While the closure had been discussed in some degree since September 2010, serious steps were taken in fall of 2011, when city council okayed the abandonment and closing of the portion of the street on December 19th.
A Plan Quickly Put into Action
While Clark hosted multiple meetings about the closure in the summer and opened discussion to the surrounding residents, Bogoian attests that these meetings were slanted and achieved nothing.
“Everyone at the meetings (held at Clark)was against it. The only people for it either worked for the city or worked for Clark,” he said.
Bogoian attended city council meetings during this time, and stated that President Angel never attended.
“Angel was never at a single city council meeting about Downing Street,” he said. “It is arrogance? ‘I can’t be bothered going to these meetings,’ or does he just not want to push his weight around in a public meeting? I don’t know.”
Fall meetings held on campus for the community to voice its opinion also did not serve their purposes, according to Bogoian.
“The City Manager was there. He made a deal with Dr. Angel. It was a wink and a nod,” he said. “He would say, ‘There’s nothing finalized about this. That’s why we want community input,’ which is a big, fat lie.”
When students returned from Winter Break, the Department of Public Works and Parks installed traffic counters around the area to estimate the impacts on traffic flow; however, these counters were placed after the street was closed off with cement barriers, allowing students and other Clark-related traffic to park on the street, but not drive through.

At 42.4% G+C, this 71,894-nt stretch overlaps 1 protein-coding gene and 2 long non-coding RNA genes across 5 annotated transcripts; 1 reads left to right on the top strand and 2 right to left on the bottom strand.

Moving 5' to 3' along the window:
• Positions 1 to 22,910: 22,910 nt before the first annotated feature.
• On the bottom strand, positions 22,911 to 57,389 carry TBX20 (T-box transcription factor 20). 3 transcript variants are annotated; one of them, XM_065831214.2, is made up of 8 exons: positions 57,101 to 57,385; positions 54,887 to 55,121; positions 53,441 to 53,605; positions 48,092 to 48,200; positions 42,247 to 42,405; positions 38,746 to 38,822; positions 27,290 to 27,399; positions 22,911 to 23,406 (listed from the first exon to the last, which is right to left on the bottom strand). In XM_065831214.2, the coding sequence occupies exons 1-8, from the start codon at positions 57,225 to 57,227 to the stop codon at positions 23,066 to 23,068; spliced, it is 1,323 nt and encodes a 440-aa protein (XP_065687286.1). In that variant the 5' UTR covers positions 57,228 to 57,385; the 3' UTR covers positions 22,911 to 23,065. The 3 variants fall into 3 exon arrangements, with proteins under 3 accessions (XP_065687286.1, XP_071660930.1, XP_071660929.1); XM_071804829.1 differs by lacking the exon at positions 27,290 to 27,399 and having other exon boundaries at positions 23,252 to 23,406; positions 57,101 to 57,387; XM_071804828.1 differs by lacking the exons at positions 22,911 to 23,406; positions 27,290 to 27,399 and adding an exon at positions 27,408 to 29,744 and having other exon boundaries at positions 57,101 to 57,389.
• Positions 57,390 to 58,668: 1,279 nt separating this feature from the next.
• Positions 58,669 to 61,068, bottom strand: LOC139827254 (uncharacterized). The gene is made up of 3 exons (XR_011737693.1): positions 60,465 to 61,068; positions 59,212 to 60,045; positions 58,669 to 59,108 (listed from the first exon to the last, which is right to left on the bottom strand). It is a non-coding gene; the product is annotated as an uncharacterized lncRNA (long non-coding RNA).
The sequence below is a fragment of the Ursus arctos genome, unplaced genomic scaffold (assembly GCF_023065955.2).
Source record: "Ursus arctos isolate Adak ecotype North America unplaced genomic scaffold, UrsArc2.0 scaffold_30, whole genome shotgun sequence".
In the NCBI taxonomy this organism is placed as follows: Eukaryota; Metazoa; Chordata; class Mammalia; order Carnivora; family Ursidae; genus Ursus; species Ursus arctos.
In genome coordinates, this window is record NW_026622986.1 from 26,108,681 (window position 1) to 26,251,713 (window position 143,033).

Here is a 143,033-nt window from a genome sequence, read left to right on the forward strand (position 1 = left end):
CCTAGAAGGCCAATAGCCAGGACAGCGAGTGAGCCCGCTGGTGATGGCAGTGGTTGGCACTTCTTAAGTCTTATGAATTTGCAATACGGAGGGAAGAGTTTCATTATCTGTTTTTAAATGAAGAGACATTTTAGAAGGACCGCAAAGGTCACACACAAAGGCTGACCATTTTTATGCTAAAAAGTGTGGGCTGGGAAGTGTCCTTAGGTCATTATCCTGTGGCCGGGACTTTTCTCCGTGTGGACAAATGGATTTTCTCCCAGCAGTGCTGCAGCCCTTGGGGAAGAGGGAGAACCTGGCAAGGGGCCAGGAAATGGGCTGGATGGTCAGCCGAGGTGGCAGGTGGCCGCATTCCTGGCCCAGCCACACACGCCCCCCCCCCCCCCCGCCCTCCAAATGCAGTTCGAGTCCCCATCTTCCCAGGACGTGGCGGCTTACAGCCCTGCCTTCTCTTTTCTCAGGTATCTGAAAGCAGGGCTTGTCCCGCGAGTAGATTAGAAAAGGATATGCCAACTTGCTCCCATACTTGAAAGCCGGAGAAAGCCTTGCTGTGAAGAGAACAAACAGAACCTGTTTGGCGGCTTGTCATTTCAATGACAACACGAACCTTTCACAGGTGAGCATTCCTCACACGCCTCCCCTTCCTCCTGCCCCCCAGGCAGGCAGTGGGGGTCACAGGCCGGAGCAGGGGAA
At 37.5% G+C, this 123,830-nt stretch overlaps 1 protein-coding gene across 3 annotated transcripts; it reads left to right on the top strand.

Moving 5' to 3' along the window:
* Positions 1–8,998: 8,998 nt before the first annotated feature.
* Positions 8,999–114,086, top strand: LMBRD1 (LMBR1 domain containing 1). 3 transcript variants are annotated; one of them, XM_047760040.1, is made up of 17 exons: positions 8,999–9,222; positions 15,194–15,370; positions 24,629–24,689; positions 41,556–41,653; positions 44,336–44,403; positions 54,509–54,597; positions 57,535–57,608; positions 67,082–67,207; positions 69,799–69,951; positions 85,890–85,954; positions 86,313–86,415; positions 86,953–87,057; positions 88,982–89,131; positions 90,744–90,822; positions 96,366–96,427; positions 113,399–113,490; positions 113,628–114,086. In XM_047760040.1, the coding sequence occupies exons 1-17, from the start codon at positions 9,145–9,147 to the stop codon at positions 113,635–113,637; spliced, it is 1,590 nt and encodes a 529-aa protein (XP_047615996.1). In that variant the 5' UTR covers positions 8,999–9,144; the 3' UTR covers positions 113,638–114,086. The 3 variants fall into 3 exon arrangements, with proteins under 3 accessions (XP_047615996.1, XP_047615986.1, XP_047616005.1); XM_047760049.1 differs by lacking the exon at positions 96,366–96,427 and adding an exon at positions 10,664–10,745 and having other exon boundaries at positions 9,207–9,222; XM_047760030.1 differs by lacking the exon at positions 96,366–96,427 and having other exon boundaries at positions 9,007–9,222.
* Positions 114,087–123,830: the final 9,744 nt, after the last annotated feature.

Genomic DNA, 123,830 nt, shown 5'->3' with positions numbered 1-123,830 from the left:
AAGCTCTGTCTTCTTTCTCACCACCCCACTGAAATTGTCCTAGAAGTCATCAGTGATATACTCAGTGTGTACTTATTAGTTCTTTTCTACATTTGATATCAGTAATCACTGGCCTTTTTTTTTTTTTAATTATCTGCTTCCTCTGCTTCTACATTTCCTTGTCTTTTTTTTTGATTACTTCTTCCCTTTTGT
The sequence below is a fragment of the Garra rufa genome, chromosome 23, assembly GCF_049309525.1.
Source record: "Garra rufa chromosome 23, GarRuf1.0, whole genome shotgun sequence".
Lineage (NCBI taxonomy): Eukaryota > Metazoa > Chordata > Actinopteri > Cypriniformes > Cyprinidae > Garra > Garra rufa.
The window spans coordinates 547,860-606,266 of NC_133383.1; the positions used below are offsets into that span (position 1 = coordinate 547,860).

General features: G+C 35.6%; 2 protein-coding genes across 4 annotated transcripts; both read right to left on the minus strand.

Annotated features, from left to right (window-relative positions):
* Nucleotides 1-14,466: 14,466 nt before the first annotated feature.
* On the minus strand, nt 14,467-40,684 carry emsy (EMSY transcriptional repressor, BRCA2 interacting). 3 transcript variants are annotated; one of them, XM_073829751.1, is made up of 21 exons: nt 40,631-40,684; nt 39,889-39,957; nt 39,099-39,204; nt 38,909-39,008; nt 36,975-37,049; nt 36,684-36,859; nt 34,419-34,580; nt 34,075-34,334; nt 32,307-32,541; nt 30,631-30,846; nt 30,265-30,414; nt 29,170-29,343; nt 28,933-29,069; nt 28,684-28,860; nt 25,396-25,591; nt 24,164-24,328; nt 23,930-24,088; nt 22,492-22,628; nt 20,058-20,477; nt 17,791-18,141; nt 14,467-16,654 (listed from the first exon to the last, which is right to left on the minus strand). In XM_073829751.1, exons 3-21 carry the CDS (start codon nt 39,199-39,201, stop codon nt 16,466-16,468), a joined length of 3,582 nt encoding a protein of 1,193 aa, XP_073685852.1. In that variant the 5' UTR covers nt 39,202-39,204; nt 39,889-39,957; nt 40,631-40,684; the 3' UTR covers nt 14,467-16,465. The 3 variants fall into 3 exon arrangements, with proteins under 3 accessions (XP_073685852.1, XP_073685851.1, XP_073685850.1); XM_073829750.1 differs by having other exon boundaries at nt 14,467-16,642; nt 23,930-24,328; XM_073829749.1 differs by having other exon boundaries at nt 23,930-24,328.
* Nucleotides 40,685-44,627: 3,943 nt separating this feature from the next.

These traffic counters gathered the number of passing vehicles when the barriers were up. They were then removed to estimate the “normal” flow of traffic, but many local drivers had already altered their normal driving patterns for the barriers.
According to the email sent out by Angel in January, there are extensive plans to change multiple areas on campus this summer. With the closure of Downing Street will come landscaping additions to the intersection at Downing and Woodland Streets, as well as three other public projects that are planned over the next few years.
Clark will be involved in changes to Crystal Park and its “core services and safety in the park,” including reconstructing sidewalks and various recreational facilities, as well as electrical power which will be used “for special events such as the Main South Celebrates festival and possible student-sponsored afternoon concerts.”
The email also states that there will be major improvements made to Main Street between Downing and Beaver Streets including “lighting improvements, new landscaping, sidewalk seating and bike racks, and improved pedestrian safety with sidewalks curving out closer together and clearly marked crosswalks.” Clark received $2 million Federal grand with support from Congressman McGovern for these improvements.
A Bigger Problem
While these plans for Clark’s campus sound beneficial, Bogoian is not in favor of how they were carried out or how they will impact the city of Worcester.
“The neighborhood has changed a lot, in some ways it’s been for the good, but Clark has bought so many residential, off-the-tax-roll buildings,” he said. “It’s detrimental to turning Worcester into a city with a good tax base. Clark is not helping the city when they do this.”
With this issue in mind, Bogoian pointed toward a larger issue within the city.
“The fundamental way in which this city works will never change,” he said. “Worcester used to be a working class city.” He said that since so many people who work here live outside the city, tax issues come up; this is one thing, he says, that is stopping the city from growing to its potential.
While local residents like Bogoian are still upset with the plan, Clark remains steadfast in their statements that these changes will benefit the neighborhood.